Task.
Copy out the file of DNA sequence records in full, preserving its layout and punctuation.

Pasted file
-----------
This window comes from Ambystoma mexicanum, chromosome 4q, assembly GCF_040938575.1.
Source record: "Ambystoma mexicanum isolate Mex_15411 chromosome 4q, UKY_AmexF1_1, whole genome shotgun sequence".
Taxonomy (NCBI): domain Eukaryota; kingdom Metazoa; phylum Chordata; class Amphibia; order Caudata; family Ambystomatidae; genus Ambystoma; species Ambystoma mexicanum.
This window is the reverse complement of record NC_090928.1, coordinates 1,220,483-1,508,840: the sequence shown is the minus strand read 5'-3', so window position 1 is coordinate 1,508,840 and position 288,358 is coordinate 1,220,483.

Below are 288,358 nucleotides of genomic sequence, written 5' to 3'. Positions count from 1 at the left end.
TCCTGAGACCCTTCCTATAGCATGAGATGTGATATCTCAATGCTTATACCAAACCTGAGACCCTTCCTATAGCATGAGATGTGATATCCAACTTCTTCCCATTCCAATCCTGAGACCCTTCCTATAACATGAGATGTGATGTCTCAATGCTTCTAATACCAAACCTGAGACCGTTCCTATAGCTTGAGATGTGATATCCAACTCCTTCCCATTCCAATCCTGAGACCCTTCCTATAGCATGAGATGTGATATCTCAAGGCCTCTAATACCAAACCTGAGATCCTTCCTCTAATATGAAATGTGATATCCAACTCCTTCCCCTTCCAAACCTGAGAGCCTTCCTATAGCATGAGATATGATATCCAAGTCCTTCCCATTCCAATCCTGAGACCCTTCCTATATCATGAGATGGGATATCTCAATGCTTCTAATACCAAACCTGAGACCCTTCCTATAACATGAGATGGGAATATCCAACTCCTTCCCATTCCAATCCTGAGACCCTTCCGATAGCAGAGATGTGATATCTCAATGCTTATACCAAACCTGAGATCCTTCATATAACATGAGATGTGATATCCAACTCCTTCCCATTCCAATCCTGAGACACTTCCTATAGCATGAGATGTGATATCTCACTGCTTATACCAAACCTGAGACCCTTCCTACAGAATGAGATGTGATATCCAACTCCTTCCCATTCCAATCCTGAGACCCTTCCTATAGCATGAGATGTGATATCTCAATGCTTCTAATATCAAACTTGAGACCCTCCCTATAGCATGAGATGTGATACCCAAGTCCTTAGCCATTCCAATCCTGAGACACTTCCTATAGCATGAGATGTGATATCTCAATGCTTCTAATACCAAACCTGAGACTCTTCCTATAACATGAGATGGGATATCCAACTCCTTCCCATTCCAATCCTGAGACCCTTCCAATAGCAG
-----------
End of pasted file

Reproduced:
This window comes from Ambystoma mexicanum, chromosome 4q, assembly GCF_040938575.1.
Source record: "Ambystoma mexicanum isolate Mex_15411 chromosome 4q, UKY_AmexF1_1, whole genome shotgun sequence".
Taxonomy (NCBI): domain Eukaryota; kingdom Metazoa; phylum Chordata; class Amphibia; order Caudata; family Ambystomatidae; genus Ambystoma; species Ambystoma mexicanum.
This window is the reverse complement of record NC_090928.1, coordinates 1,220,483-1,508,840: the sequence shown is the minus strand read 5'-3', so window position 1 is coordinate 1,508,840 and position 288,358 is coordinate 1,220,483.

Below are 288,358 nucleotides of genomic sequence, written 5' to 3'. Positions count from 1 at the left end.
TCCTGAGACCCTTCCTATAGCATGAGATGTGATATCTCAATGCTTATACCAAACCTGAGACCCTTCCTATAGCATGAGATGTGATATCCAACTTCTTCCCATTCCAATCCTGAGACCCTTCCTATAACATGAGATGTGATGTCTCAATGCTTCTAATACCAAACCTGAGACCGTTCCTATAGCTTGAGATGTGATATCCAACTCCTTCCCATTCCAATCCTGAGACCCTTCCTATAGCATGAGATGTGATATCTCAAGGCCTCTAATACCAAACCTGAGATCCTTCCTCTAATATGAAATGTGATATCCAACTCCTTCCCCTTCCAAACCTGAGAGCCTTCCTATAGCATGAGATATGATATCCAAGTCCTTCCCATTCCAATCCTGAGACCCTTCCTATATCATGAGATGGGATATCTCAATGCTTCTAATACCAAACCTGAGACCCTTCCTATAACATGAGATGGGAATATCCAACTCCTTCCCATTCCAATCCTGAGACCCTTCCGATAGCAGAGATGTGATATCTCAATGCTTATACCAAACCTGAGATCCTTCATATAACATGAGATGTGATATCCAACTCCTTCCCATTCCAATCCTGAGACACTTCCTATAGCATGAGATGTGATATCTCACTGCTTATACCAAACCTGAGACCCTTCCTACAGAATGAGATGTGATATCCAACTCCTTCCCATTCCAATCCTGAGACCCTTCCTATAGCATGAGATGTGATATCTCAATGCTTCTAATATCAAACTTGAGACCCTCCCTATAGCATGAGATGTGATACCCAAGTCCTTAGCCATTCCAATCCTGAGACACTTCCTATAGCATGAGATGTGATATCTCAATGCTTCTAATACCAAACCTGAGACTCTTCCTATAACATGAGATGGGATATCCAACTCCTTCCCATTCCAATCCTGAGACCCTTCCAATAGCAG